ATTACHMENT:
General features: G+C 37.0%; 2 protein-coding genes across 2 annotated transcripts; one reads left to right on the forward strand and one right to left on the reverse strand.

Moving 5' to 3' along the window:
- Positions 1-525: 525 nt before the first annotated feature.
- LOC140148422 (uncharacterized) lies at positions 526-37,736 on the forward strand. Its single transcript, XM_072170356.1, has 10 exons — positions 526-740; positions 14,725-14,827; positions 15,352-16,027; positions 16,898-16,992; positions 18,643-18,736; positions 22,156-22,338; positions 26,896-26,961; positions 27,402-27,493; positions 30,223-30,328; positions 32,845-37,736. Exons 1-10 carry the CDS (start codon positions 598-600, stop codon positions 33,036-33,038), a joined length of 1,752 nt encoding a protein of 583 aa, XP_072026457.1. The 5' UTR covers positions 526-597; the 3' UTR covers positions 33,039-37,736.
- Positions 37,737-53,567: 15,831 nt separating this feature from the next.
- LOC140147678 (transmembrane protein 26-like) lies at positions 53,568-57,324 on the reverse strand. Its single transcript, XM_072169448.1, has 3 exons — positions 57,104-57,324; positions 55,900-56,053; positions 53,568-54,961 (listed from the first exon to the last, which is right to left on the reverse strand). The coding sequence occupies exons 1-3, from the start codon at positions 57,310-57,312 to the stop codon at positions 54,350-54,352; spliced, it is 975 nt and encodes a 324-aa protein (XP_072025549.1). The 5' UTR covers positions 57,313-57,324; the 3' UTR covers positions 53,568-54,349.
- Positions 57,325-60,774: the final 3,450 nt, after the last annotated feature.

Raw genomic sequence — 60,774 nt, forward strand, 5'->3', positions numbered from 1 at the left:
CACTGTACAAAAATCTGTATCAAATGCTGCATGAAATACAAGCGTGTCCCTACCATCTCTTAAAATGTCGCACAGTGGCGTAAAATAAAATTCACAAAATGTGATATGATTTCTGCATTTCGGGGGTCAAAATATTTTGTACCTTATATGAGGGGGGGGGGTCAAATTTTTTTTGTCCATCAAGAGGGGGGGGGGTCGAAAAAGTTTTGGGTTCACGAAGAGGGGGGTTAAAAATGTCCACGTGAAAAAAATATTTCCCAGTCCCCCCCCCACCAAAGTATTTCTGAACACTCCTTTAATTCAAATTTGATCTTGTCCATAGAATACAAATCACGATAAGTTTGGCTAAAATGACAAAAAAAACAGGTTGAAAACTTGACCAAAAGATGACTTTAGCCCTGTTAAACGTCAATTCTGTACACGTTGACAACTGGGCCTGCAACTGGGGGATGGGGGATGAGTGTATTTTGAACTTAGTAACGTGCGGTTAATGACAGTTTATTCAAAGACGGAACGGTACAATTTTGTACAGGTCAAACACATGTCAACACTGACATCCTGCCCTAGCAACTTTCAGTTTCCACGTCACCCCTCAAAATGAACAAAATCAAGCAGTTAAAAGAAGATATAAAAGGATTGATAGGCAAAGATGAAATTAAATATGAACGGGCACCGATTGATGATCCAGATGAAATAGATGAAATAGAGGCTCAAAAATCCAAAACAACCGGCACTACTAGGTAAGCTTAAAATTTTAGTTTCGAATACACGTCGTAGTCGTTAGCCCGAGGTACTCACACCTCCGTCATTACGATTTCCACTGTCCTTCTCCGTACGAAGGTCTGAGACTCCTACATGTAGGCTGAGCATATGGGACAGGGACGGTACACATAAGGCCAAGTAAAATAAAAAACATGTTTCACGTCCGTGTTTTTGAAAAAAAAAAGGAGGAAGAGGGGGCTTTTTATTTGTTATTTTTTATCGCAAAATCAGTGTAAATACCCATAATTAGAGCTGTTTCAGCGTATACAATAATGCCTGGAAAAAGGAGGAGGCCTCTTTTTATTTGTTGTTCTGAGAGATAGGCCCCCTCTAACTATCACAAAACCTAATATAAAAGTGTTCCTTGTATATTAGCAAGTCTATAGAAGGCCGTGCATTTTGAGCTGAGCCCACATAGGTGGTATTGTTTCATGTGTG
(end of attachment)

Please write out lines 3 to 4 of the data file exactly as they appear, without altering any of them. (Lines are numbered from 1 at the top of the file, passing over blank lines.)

- Positions 1-525: 525 nt before the first annotated feature.
- LOC140148422 (uncharacterized) lies at positions 526-37,736 on the forward strand. Its single transcript, XM_072170356.1, has 10 exons — positions 526-740; positions 14,725-14,827; positions 15,352-16,027; positions 16,898-16,992; positions 18,643-18,736; positions 22,156-22,338; positions 26,896-26,961; positions 27,402-27,493; positions 30,223-30,328; positions 32,845-37,736. Exons 1-10 carry the CDS (start codon positions 598-600, stop codon positions 33,036-33,038), a joined length of 1,752 nt encoding a protein of 583 aa, XP_072026457.1. The 5' UTR covers positions 526-597; the 3' UTR covers positions 33,039-37,736.